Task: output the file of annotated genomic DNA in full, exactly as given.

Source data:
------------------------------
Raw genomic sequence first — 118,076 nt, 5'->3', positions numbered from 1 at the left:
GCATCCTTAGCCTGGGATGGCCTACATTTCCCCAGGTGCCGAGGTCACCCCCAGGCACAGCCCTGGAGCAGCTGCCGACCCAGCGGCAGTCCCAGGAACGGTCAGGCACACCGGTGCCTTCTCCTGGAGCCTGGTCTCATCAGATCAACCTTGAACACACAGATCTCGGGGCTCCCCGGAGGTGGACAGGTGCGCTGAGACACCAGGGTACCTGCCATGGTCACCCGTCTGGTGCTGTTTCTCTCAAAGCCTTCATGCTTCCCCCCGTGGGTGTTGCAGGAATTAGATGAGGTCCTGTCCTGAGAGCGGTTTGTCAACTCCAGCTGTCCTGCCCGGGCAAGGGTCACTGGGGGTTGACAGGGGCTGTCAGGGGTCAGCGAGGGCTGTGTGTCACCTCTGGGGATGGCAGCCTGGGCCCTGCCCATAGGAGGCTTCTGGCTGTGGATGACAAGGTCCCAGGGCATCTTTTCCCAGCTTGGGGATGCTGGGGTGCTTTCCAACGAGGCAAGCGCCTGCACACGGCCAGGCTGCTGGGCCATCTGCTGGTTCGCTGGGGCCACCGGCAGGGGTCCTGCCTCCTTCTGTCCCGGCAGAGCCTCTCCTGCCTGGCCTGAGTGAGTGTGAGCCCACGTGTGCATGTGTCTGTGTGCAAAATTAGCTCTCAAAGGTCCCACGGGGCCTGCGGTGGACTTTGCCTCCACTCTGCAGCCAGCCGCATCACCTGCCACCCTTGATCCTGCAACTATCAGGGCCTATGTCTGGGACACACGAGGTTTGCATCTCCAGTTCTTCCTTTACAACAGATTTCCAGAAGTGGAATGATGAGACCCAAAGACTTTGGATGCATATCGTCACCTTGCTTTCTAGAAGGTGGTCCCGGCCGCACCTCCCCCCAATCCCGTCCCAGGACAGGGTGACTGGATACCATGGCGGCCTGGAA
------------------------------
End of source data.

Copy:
Raw genomic sequence first — 118,076 nt, 5'->3', positions numbered from 1 at the left:
GCATCCTTAGCCTGGGATGGCCTACATTTCCCCAGGTGCCGAGGTCACCCCCAGGCACAGCCCTGGAGCAGCTGCCGACCCAGCGGCAGTCCCAGGAACGGTCAGGCACACCGGTGCCTTCTCCTGGAGCCTGGTCTCATCAGATCAACCTTGAACACACAGATCTCGGGGCTCCCCGGAGGTGGACAGGTGCGCTGAGACACCAGGGTACCTGCCATGGTCACCCGTCTGGTGCTGTTTCTCTCAAAGCCTTCATGCTTCCCCCCGTGGGTGTTGCAGGAATTAGATGAGGTCCTGTCCTGAGAGCGGTTTGTCAACTCCAGCTGTCCTGCCCGGGCAAGGGTCACTGGGGGTTGACAGGGGCTGTCAGGGGTCAGCGAGGGCTGTGTGTCACCTCTGGGGATGGCAGCCTGGGCCCTGCCCATAGGAGGCTTCTGGCTGTGGATGACAAGGTCCCAGGGCATCTTTTCCCAGCTTGGGGATGCTGGGGTGCTTTCCAACGAGGCAAGCGCCTGCACACGGCCAGGCTGCTGGGCCATCTGCTGGTTCGCTGGGGCCACCGGCAGGGGTCCTGCCTCCTTCTGTCCCGGCAGAGCCTCTCCTGCCTGGCCTGAGTGAGTGTGAGCCCACGTGTGCATGTGTCTGTGTGCAAAATTAGCTCTCAAAGGTCCCACGGGGCCTGCGGTGGACTTTGCCTCCACTCTGCAGCCAGCCGCATCACCTGCCACCCTTGATCCTGCAACTATCAGGGCCTATGTCTGGGACACACGAGGTTTGCATCTCCAGTTCTTCCTTTACAACAGATTTCCAGAAGTGGAATGATGAGACCCAAAGACTTTGGATGCATATCGTCACCTTGCTTTCTAGAAGGTGGTCCCGGCCGCACCTCCCCCCAATCCCGTCCCAGGACAGGGTGACTGGATACCATGGCGGCCTGGAA